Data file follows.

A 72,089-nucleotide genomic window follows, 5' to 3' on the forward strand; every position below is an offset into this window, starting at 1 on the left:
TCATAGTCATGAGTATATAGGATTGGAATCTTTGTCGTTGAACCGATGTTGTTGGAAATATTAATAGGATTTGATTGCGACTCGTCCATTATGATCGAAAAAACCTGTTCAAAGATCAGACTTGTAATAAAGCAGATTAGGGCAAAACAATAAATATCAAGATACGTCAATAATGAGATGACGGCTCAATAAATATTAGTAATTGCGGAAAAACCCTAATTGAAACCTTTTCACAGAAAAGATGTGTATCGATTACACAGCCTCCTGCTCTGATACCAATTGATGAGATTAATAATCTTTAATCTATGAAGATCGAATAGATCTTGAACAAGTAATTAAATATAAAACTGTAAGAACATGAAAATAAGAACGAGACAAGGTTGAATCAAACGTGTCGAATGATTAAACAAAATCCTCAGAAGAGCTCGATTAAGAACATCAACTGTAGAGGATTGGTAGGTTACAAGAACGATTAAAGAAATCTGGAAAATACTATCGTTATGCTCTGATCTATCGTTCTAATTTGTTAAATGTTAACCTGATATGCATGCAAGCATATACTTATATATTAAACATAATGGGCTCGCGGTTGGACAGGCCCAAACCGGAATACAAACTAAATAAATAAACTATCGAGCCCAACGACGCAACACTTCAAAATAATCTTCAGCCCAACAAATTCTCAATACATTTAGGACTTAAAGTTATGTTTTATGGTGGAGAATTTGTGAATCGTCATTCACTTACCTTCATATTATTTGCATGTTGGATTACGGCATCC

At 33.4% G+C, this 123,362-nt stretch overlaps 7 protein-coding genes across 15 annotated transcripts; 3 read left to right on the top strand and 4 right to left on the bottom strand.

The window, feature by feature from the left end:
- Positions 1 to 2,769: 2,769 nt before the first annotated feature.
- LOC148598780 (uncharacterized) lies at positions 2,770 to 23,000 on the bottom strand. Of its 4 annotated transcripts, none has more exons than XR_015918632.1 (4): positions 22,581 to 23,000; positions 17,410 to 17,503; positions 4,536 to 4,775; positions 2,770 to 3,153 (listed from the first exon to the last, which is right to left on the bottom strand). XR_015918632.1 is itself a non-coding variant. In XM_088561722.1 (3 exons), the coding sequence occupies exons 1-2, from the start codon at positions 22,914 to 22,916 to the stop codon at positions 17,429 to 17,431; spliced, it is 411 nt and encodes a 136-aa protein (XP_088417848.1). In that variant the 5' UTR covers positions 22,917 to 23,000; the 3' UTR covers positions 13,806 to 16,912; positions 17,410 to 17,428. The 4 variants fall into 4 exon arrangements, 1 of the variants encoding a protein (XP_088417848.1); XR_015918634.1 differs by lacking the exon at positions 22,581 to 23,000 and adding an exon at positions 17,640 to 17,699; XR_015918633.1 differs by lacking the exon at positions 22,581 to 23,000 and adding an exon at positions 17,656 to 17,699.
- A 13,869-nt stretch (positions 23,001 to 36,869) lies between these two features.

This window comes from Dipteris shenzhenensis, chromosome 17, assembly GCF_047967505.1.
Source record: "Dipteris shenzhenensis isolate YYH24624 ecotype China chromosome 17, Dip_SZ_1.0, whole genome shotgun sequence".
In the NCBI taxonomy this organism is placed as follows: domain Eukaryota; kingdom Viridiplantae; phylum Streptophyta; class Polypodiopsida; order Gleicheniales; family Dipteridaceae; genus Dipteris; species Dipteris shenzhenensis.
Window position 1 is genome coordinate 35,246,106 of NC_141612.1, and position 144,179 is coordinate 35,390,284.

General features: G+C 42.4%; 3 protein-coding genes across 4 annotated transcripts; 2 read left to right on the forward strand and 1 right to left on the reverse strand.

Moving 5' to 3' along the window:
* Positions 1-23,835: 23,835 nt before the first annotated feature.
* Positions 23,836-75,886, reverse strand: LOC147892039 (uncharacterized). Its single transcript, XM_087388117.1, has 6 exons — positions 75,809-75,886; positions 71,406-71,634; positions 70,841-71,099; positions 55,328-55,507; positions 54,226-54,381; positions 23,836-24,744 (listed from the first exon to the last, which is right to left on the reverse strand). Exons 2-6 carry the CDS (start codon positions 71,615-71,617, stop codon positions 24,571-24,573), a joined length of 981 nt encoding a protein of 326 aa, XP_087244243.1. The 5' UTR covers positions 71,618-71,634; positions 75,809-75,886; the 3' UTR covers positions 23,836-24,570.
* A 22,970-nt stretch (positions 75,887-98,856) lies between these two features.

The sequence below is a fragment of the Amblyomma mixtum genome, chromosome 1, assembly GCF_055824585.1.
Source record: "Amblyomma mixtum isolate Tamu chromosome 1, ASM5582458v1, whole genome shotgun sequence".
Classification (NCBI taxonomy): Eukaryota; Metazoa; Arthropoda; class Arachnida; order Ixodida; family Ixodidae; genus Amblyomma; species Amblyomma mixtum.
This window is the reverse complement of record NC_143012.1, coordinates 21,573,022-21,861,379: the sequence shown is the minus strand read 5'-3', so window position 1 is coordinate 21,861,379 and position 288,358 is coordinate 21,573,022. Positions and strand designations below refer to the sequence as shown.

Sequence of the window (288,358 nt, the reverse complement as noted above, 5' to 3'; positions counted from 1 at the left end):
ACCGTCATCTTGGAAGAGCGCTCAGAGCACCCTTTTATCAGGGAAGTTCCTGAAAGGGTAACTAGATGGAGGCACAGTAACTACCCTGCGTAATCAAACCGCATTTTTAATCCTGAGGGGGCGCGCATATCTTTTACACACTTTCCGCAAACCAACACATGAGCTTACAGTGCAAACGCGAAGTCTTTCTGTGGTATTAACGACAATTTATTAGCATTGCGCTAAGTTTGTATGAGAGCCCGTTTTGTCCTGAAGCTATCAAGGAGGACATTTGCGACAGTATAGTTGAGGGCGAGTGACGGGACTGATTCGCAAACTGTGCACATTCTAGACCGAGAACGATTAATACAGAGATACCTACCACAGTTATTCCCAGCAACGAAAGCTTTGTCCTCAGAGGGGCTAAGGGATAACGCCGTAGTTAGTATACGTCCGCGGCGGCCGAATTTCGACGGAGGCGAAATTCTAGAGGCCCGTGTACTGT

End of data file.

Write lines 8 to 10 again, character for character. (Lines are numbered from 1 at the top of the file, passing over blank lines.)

This window comes from Dipteris shenzhenensis, chromosome 17, assembly GCF_047967505.1.
Source record: "Dipteris shenzhenensis isolate YYH24624 ecotype China chromosome 17, Dip_SZ_1.0, whole genome shotgun sequence".
In the NCBI taxonomy this organism is placed as follows: domain Eukaryota; kingdom Viridiplantae; phylum Streptophyta; class Polypodiopsida; order Gleicheniales; family Dipteridaceae; genus Dipteris; species Dipteris shenzhenensis.